By Bob Ruggiero
By Hilary Hughes
By Peter Gerstenzang
By David R. Adler
By Devon Maloney
By Brian McManus
By Jessica Hopper
By Harley Oliver Brown
You should go to more shows in the apartments of total strangers. Swap out pissy bouncers and will-call debacles and $18 beers for friendly, bearded dudes who introduce themselves, invite you in, and cheerfully point you toward the fridge, the (clean!) bathroom, and the cozy bedroomliving roomgreat roomconservatory that tonight serves as the Venue, one-hundredth the size of your Knitting Factories and Bowery Ballrooms and, as you're sitting cross-legged on the floor with a six-pack and soaking up a much welcome nostalgic kindergarten-assembly air, infinitely more enjoyable.
This setting also affords you the opportunity to get a good look at Joel Thibodeau, a/k/a Death Vessel, before you hear him sing, because if you wind up doing the reverse, that shit will mess you up. The Brooklyn folkie is fairly tiny and extremely quiet, with cascading dark hair that catches the film projector's random archival dude ranch footage that our amiable hostswho've welcomed 100 or so folks into their modest Park Slope apartment, renamed Suite Lorraine on this October Saturday nightare projecting onto the back wall of the "stage," and thus right into Joel's eyes. Nonplussed, he tunes up his acoustic, smiles politely at the crowd that's literally at his feet, deftly fingerpicks a few bars, and opens his mouth to sing, and Jesus Christ, what the . . .
Maybe it's better on paper to hear him before you see him, so let's back up several months to Webster Hall, a massive venue (oh, well) this evening hosting Os Mutantes, the Brazilian '60s weirdos beloved by crate diggers, playing New York City (the entire U.S., actually) for the first time ever. Anticipation is high, and we roll up the staircase as the opening act, a sonorous and delicate female singer-songwriter, is crooning vaguely Old Westevoking folk tunes, clear and bright and distinctly feminine. Intrigued, we round the corner, get a good look at the stage, and . . . oh, shit. It's Joel.
Yes, Death Vessel's press notices to date all note, slyly or explicitly, that the dude sings like a girl. It's a beautiful, offbeat, hyper-articulate voice, but it's tremendously off-putting at first, inspiring equal parts reverence and confusion. Just a few days prior to the Suite Lorraine apartment fete, Joel was praised in the Voice's Best of NYC issue, officially declared, uh, "Best Guy Who Sings Like a Girl."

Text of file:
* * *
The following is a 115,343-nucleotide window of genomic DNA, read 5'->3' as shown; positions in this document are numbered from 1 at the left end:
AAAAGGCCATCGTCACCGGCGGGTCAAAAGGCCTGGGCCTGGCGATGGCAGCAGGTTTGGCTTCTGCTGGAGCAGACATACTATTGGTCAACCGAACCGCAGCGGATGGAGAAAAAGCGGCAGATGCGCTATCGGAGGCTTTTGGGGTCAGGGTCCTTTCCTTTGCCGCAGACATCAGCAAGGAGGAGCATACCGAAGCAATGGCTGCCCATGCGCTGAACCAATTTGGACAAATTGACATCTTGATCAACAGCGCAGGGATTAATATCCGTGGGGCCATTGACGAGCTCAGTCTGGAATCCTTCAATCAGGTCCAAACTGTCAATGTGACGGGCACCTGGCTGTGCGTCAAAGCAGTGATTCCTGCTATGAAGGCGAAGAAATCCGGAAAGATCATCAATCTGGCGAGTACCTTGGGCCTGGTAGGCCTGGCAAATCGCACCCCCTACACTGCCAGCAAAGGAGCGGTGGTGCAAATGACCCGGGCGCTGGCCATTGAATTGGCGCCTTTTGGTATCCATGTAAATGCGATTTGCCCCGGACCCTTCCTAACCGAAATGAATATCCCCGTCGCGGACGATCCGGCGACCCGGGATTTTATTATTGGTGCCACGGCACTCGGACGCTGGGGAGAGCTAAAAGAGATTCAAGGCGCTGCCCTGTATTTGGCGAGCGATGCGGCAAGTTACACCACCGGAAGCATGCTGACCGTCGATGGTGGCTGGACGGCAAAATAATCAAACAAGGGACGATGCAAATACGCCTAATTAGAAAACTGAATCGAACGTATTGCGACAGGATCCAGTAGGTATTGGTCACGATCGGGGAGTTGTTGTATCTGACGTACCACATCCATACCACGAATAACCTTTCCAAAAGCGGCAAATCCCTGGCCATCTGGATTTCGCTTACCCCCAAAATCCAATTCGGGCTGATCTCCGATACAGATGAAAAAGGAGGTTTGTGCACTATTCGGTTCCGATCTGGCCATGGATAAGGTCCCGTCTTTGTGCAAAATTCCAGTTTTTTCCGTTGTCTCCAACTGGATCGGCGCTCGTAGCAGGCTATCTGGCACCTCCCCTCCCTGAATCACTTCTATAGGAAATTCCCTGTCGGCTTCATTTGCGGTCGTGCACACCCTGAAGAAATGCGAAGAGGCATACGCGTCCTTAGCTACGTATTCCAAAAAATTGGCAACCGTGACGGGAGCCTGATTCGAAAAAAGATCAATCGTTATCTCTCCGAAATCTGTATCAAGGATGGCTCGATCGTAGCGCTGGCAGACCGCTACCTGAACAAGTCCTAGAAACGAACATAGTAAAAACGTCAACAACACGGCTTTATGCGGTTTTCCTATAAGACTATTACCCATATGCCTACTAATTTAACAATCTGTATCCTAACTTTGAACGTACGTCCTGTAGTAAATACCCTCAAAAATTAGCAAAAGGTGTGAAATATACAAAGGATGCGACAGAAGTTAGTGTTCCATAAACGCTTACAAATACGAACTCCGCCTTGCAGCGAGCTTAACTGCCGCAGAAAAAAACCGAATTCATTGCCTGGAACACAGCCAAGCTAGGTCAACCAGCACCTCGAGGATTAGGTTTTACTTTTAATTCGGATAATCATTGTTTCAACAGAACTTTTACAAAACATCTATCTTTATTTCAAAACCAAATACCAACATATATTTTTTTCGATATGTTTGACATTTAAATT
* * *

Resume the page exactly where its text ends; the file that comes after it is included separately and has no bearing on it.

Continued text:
He rolls with it. "It doesn't bother me," he says, chatting in a Brooklyn bar. "I can understand people thinking it sounds like a girl. I understand when I get that reaction, but at the same time it's something I've been doing for a long timeit's the voice that I hear when I'm trying to sing. It's not meant to provoke or make people feel uncomfortable."
The Suite Lorraine faux kindergarten kids don't look too uncomfortable eyebrows raise theatrically as Joel first leans into the microphone and croons, "I've been deep in the horchata cup/Far from not just chatter, but shouts/Now that you've dropped the A-bomb," his voice pinching sharply upward on "you've." The polite bewilderment soon fades, leaving the crowd to focus on other things, like trying to remember what the hell horchata means. Sketching low-pitched guitar melodies and chasing them with his octave-leaping voice, Joel sings phrases that often seem chosen more for their multisyllabic grandeur than their literal meaninghe trills through the word balustrade splendidly, joined on his debut record, 2004's Stay Close, by Robichaud, Allagasher, and Mandan Dink. It's the kind of surrealist wordplay you see sometimes in non-native English speakers, but that ain't the case here. Joel's parents are French, but he grew up in Rhode Island and surrounding environs and doesn't actually speak the language: His parents would use it when they didn't want him to understand what they were saying.
Though Joel says he's not trying for a blatantly old-timey or self-consciously retro affect, the dusty tunes on Stay Close naturally skew that way, mostly voice-and-guitar elegies adorned by occasional drums and banjos and enthusiastic backup singers. The self-released disc has earned Joel quite a bit of work as an opening actthe day after the Suite Lorraine gig he shows up as a surprise guest at an intimate Beck benefit show at Angel Oresanz on the Lower East Side. Furthermore, now he's signed to a new label: Sub Pop, which will put out his next record hopefully early next year, a good fit considering the label's similar hushed-intimacy new-folk acts like Iron & Wine. He sounds excited by it all, but not too excitedJoel's voice, though powerful enough to perplex and beguile at the big sheds, is perhaps better suited to smaller rooms, where you can better see what you can't believe.